The opening eight seconds of "Chairman Meow"—the first track from Sarah Lee Guthrie and Johnny Irion's third album Wassaic Way—is a doppelganger for a song from Wilco's last album The Whole Love. The rest of the song isn't far off from that sound—and that's by design.
The album was recorded at Wilco's studio The Loft in Chicago. Wilco front man Jeff Tweedy and multi-instrumentalist Pat Sansone contributed to Wassaic Way as performers as well as writers and producers. The result is a robust pairing of Wilco's alt-country sound with the sweet folk harmonies and soft musicality of husband-and-wife duo Guthrie and Irion.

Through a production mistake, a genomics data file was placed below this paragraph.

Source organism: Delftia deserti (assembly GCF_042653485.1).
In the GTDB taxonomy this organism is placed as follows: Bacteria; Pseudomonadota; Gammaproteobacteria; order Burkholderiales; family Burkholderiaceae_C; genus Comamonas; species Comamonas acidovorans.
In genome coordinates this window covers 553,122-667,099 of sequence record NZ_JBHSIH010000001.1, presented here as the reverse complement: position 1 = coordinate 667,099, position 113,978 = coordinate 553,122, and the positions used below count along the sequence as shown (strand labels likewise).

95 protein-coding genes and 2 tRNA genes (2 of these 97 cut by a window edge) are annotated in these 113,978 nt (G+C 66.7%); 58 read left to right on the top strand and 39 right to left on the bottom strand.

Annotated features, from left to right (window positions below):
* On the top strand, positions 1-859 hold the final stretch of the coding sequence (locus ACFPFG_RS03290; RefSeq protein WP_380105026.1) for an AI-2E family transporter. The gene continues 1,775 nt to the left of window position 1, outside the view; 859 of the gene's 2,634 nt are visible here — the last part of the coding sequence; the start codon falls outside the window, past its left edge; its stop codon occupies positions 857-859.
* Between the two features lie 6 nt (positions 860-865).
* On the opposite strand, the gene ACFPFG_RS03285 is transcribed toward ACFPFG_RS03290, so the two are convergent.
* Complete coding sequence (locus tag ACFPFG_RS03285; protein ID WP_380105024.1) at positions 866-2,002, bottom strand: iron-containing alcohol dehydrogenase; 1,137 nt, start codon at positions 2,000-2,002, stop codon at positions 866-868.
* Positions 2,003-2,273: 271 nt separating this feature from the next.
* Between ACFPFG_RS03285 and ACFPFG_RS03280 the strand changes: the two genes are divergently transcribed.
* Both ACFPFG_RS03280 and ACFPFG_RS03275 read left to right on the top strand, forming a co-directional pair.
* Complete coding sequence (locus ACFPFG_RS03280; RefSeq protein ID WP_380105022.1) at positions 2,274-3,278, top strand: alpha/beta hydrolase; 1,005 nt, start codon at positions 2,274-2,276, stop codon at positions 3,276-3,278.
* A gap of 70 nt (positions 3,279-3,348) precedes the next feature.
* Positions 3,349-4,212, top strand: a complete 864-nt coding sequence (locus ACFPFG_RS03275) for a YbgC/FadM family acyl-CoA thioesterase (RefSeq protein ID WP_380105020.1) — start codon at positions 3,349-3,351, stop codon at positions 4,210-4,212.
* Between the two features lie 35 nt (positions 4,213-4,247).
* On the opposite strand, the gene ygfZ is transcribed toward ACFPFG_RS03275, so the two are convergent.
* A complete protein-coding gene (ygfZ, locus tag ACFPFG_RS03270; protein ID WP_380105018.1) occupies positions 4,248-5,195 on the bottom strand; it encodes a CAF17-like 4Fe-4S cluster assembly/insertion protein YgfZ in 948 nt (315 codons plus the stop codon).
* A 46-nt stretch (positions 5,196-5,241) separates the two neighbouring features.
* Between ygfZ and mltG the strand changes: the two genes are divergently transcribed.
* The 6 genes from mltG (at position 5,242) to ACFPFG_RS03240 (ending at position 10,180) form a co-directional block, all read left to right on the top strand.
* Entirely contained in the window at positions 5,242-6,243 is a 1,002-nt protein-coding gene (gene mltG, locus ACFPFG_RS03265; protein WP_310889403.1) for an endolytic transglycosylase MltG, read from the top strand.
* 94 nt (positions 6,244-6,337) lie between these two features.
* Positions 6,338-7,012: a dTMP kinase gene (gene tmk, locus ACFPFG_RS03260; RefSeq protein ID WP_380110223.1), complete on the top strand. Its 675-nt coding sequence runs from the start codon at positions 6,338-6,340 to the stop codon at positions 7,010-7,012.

Beyond that first track is a myriad of alternating folk, rock and '70s adult contemporary sounds. The album's title track owes its lazy jingle bells and broad vocals to recordings by The Carpenters and Kim Carnes. Other tracks, like "Not Feeling It," fall back on strong Tweedy influences with plucky guitar and flirt with British pop style vocals a la The Beatles.
Guthrie, who is the daughter of legendary singer Arlo Guthrie and the granddaughter of Woody Guthrie, is clearly the focal point of the album as she continues the family legacy of using tradition as the backbone of her music. Irion's contributions to the instrumentation, songwriting and harmonies carry intrinsic and necessary value, but take a slight backseat to the comforting voice of Guthrie. When summed up, there is a heartfelt homey quality to their songs. Especially the country duet "Hurricane Window," a piano-laden ditty as durable as an old beat-up Chevy truck and as rustic as a pair of dusty cowgirl boots.